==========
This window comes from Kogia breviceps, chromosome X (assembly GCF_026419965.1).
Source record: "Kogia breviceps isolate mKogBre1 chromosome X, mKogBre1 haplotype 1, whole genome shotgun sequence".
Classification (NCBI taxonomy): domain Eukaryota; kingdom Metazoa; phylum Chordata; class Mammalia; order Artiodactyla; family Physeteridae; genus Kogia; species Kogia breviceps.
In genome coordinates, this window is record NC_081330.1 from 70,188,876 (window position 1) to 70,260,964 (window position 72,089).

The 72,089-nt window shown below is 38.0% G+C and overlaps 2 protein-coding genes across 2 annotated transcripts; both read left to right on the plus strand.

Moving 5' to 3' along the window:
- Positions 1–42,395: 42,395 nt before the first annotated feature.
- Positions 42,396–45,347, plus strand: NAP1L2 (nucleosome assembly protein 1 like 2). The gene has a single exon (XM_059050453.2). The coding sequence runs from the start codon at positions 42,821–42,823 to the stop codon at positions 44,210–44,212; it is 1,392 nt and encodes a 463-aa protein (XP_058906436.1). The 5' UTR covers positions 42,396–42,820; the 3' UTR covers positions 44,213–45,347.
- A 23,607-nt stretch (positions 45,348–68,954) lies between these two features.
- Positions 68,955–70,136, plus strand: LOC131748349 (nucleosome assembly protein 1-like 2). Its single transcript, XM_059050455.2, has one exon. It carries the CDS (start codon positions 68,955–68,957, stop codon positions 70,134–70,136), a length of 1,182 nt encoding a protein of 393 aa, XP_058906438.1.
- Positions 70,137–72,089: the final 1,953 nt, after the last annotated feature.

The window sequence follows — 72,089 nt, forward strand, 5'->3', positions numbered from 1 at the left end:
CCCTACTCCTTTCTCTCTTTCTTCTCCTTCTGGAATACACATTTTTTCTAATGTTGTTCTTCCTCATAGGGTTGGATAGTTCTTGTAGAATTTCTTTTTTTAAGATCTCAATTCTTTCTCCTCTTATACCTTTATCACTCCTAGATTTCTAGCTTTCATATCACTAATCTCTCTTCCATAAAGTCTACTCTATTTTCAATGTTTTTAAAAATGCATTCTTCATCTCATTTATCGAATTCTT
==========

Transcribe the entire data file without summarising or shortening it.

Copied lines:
This window comes from Kogia breviceps, chromosome X (assembly GCF_026419965.1).
Source record: "Kogia breviceps isolate mKogBre1 chromosome X, mKogBre1 haplotype 1, whole genome shotgun sequence".
Classification (NCBI taxonomy): domain Eukaryota; kingdom Metazoa; phylum Chordata; class Mammalia; order Artiodactyla; family Physeteridae; genus Kogia; species Kogia breviceps.
In genome coordinates, this window is record NC_081330.1 from 70,188,876 (window position 1) to 70,260,964 (window position 72,089).

The 72,089-nt window shown below is 38.0% G+C and overlaps 2 protein-coding genes across 2 annotated transcripts; both read left to right on the plus strand.

Moving 5' to 3' along the window:
- Positions 1–42,395: 42,395 nt before the first annotated feature.
- Positions 42,396–45,347, plus strand: NAP1L2 (nucleosome assembly protein 1 like 2). The gene has a single exon (XM_059050453.2). The coding sequence runs from the start codon at positions 42,821–42,823 to the stop codon at positions 44,210–44,212; it is 1,392 nt and encodes a 463-aa protein (XP_058906436.1). The 5' UTR covers positions 42,396–42,820; the 3' UTR covers positions 44,213–45,347.
- A 23,607-nt stretch (positions 45,348–68,954) lies between these two features.
- Positions 68,955–70,136, plus strand: LOC131748349 (nucleosome assembly protein 1-like 2). Its single transcript, XM_059050455.2, has one exon. It carries the CDS (start codon positions 68,955–68,957, stop codon positions 70,134–70,136), a length of 1,182 nt encoding a protein of 393 aa, XP_058906438.1.
- Positions 70,137–72,089: the final 1,953 nt, after the last annotated feature.

The window sequence follows — 72,089 nt, forward strand, 5'->3', positions numbered from 1 at the left end:
CCCTACTCCTTTCTCTCTTTCTTCTCCTTCTGGAATACACATTTTTTCTAATGTTGTTCTTCCTCATAGGGTTGGATAGTTCTTGTAGAATTTCTTTTTTTAAGATCTCAATTCTTTCTCCTCTTATACCTTTATCACTCCTAGATTTCTAGCTTTCATATCACTAATCTCTCTTCCATAAAGTCTACTCTATTTTCAATGTTTTTAAAAATGCATTCTTCATCTCATTTATCGAATTCTT